With the football season reaching its climax, the federal budget fresh on our minds, even the spring racing carnival upon us, the talk has been all about Winners and Losers. So, who are the winners and losers when it comes to borrowing money in 2020?
Getting finance is harder in 2020 than 12 months ago. Lenders are rightly cautious as unemployment grows, with many businesses closed or dramatically impacted.
Yet, lending that makes sense is still being approved. It’s about understanding the new “COVID normal” in the home loan world.
Has your income been impacted by COVID?
Do you expect your income to be impacted going forward?
If you answered NO to both, then you’re a winner in the lending stakes.
When you earn a base salary, lending will proceed as normal. For a business owner unaffected or marginally affected by COVID, lending will also be possible. But expect lenders to ask for verification using BAS and bank statements.
If you’ve lost your job during COVID, no income means no loan. Similarly, business owners in industries like tourism and hospitality that have effectively shut, will find it hard or impossible to get a loan.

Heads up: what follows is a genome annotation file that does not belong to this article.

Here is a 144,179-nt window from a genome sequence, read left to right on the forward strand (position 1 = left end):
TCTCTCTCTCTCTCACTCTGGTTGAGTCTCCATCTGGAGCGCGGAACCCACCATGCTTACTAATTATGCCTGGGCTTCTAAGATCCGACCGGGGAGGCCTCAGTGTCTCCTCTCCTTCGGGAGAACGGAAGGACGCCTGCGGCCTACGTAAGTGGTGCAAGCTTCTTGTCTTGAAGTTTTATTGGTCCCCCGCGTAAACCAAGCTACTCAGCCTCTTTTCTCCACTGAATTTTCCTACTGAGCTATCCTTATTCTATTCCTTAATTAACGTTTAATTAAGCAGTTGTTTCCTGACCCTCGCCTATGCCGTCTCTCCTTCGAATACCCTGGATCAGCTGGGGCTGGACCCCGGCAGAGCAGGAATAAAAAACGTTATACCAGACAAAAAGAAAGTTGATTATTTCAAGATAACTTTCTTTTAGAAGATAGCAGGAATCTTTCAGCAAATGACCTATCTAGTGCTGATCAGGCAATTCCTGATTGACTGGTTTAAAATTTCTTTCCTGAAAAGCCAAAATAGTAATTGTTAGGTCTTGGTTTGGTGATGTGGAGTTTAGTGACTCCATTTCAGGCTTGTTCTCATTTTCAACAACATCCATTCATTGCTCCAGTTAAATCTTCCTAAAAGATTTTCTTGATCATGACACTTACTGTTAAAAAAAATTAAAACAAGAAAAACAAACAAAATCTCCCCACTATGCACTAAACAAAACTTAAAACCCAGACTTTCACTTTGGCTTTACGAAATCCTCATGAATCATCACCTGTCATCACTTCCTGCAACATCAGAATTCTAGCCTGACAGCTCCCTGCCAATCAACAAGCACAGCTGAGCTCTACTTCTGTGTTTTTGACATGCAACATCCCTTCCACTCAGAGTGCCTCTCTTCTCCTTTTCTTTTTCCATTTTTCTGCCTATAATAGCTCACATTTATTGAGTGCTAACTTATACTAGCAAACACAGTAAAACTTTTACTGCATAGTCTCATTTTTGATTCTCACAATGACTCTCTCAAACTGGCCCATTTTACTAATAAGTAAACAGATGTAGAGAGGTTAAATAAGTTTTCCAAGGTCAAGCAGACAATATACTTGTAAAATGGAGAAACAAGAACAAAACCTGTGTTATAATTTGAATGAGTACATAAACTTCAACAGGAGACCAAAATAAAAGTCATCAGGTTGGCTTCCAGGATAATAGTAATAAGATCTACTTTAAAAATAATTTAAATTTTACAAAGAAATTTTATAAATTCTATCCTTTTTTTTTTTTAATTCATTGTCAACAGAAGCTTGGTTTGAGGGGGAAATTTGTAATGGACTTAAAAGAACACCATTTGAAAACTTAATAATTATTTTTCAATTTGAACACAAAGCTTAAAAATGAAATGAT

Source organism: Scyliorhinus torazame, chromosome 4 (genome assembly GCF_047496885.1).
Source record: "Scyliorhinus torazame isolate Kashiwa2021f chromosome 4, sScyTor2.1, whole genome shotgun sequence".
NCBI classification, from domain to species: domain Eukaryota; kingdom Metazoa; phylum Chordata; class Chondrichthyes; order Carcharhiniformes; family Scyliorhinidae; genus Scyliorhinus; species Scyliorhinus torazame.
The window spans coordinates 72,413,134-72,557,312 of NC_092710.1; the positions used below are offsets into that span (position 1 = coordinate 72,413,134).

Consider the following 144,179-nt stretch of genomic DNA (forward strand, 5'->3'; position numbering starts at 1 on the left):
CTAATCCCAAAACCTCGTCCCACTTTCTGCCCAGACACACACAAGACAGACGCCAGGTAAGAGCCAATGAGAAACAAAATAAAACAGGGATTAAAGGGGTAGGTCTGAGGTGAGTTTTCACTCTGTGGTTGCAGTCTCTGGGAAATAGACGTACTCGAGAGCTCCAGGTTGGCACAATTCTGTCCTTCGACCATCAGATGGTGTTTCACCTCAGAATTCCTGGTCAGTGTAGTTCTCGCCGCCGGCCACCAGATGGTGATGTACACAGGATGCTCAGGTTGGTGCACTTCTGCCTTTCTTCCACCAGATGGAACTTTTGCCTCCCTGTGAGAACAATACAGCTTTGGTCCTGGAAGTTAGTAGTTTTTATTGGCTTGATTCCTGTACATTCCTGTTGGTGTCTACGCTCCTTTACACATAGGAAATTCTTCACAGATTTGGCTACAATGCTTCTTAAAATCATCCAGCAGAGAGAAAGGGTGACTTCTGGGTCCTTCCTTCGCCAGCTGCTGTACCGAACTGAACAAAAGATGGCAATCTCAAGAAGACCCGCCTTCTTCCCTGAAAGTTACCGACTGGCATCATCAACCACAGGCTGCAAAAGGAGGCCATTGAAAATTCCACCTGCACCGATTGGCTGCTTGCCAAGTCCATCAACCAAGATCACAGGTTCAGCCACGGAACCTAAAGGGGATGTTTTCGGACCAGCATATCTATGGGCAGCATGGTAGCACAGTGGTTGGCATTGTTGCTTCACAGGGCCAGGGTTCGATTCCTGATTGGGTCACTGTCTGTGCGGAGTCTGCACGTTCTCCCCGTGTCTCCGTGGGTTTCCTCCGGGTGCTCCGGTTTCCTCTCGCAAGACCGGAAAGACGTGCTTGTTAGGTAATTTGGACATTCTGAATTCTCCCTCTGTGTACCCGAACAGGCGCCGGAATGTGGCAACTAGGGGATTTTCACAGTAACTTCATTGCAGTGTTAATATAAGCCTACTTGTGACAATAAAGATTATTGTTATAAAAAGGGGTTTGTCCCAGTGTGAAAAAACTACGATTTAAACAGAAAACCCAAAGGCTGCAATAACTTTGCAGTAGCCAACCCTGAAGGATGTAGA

Unfortunately, Job Keeper won’t be able to help, as lenders will probably exclude such income in assessing what you can borrow.
If you’ve taken a pay cut and can demonstrate that it is temporary, then there’s scope to borrow based on your full pay. You just need to show how you’ll manage until full pay resumes.
When you rely on commission or bonus income to get the loan, many lenders will only use 60-80% of this income presently. Because lenders don’t expect that past earning patterns will be maintained in the next few years. Still, if your employer can confirm in writing, the variable income that you’ll receive in the next 6 to12 months, that might get you past this hurdle.
People with a history of late payments on loans or credit cards, or overdrawing accounts will find it tough. Lenders view this as a sign of financial hardship or an inability to manage finances.
Note: if you’re experiencing financial hardship, ask for hardship relief. Credit providers have support for those in need.
People employed in health and essential services such as nurses, doctors, paramedics, fire fighters and police are being well received with lenders happy to use 100% of overtime and allowances, often a big component of their income.